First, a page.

Tibetan Renaissance Seminar > Carrie Frederick Frost


Barley is by far the most important crop of the Tibetan plateau. It is the grain of choice for cultivation in Tibet because it grows well at high altitudes and it tolerates a short growing season. It constitutes a huge part of the traditional Tibetan diet. ‘Tsampa’ (rtsam pa or རྩམ་པ་) can refer to both barley itself and its form as a prepared foodstuff. The importance of tsampa in Tibet goes beyond its value as food; tsampa is intertwined with many other cultural associations.

Tsampa as Food and Drink

Roasted barley is a highly digestible foodstuff which allows its calories to be quickly incorporated into the body. It is also versatile; it can be prepare in a variety of ways, and it is a stable food; if properly stored it keeps for a long time.

Tsampa is eaten in one form or another many times a day in the traditional Tibetan diet. It is typically roasted or parched, hulled, and then ground into flour. In its most simple dish, tsampa is prepared by adding water or tea and then rolling the mixture into balls and eating them. The hands-on working with tsampa is likened to working with clay. These balls can be turned into a slightly more sophisticated meal by frying them and eating them alone or with meat.

Tsampa can also be rolled into noodles, or used in the making of momos: Tibetan meat or vegetable stuffed dumplings. Mustard is the only plant that comes close to rivaling barley as Tibet’s national crop.

The type of barley grown in Tibet is a high protein strain which is well-suited for the altitude and for the making of beer; the Tibetan form of barley beer is called chang (chang , ཆང་) and is generally a low-alcohol, mild, non-viscous beverage.

Ritual Use of Barley

Barley is used not just for sustenance in Tibet, but also as part of Buddhist and Bon ritual. One such ritual is the throwing of a pinch of barely in the air, which is a gesture of celebration and joy at weddings and New Years day and other occasions. During the Renaissance Period, the tossing of a pinch of barely marked all important occasions of Tibetan life.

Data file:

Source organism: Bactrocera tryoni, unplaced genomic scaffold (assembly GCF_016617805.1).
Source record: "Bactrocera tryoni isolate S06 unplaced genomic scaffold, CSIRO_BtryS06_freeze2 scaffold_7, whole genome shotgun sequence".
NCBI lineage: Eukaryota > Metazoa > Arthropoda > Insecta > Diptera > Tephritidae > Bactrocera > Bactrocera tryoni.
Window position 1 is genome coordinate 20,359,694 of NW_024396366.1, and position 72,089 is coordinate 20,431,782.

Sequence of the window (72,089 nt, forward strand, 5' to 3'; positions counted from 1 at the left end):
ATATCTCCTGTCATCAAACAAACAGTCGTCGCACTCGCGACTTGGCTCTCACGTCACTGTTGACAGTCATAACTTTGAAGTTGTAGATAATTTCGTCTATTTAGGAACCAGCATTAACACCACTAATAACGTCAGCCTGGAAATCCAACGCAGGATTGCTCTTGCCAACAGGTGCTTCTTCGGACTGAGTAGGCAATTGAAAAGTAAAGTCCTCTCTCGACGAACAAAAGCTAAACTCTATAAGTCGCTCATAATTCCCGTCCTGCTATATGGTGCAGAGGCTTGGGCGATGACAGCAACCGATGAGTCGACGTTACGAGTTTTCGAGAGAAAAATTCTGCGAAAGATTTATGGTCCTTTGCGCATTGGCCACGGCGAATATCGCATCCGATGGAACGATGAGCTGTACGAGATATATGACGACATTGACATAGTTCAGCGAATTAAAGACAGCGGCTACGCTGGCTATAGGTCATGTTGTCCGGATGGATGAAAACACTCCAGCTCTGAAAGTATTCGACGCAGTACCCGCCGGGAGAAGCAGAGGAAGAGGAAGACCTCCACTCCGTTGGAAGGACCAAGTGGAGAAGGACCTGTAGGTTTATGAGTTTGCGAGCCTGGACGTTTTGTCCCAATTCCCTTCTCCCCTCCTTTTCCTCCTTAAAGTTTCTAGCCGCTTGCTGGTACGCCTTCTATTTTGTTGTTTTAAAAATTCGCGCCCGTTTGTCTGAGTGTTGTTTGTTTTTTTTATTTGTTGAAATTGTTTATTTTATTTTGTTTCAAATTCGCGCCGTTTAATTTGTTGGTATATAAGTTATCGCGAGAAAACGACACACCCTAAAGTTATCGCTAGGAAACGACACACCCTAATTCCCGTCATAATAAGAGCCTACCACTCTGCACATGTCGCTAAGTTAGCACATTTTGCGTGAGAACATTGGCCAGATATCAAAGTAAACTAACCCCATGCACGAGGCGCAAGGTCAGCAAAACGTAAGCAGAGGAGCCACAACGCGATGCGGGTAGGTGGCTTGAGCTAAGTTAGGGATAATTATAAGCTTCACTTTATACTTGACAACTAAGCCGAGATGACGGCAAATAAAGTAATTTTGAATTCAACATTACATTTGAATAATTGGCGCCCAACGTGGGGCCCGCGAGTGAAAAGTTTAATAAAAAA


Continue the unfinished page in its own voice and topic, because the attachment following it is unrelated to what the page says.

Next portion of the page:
Barley is also used in torma. Torma (gtor ma) are Tibetan ritual cakes used as offerings in Buddhist and Bon rites. Torma have many ritual functions. Torma offerings include codified rituals with particular mantras, meditation, mudras, and songs, and are often offered to the Buddha or Bodhisattvas. Torma are also used in rituals intending to produce practical results, such as a healing, exorcism, or rites for increased wealth. These torma are either broken up and scattered after the ritual (mchod pa bul ba) or consumed by the participants (dnos sgrub). Another type of torma is used in deity meditation, in which the torma is perceived either as the deity or the deity’s dwelling place.

Barley in the Blue Annals

Barley is mentioned many times in the Blue Annals, frequently within the same context: a payment a student to a teacher or potential teacher. Similarly, barley was considered to be a measure of wealth; so-and-so had 14 bags of barley when he ascended the throne, etc. We see in both instances that barley was treated as currency.

Barley is also given from one person to another as a present that coincides with a new level of learning obtained by one of the parties involved. Though not overtly stated, barley is clearly seen as an important, life-giving force that is endowed with special properties beyond mere sustenance.

Barley is also mentioned as the staple of monastic on ascetical retreat; there seems to be certain amount of boasting among their disciples: my teacher ate only four handfuls of parched barley on his retreat, etc. (R, 453) There’s also a loaves and fishes tale of a monastic being able to feed also his fellow monks with one small box of grain (R, 561).

As sustenance, as offering, as currency, we see barley’s many roles in the lives of Renaissance period Tibetans.


Blue Annals, Roerich translation. Butler, Claudia. “Torma: the Tibetan Ritual Cake.” Cho-yang. No.7 (1996): 38-52.

external link: The Government of Tibet in Exile

Kapstein, Matthew. The Tibetans. Malden, MA: Blackwell Press (2006).

Kohn, Richard J. “An Offering of Torma.” Religions of Tibet in Practice, Lopez, Donald S., Jr., ed. Princeton: Princeton University Press (1997): 255-265.

Tibetan Himalayan Digital Library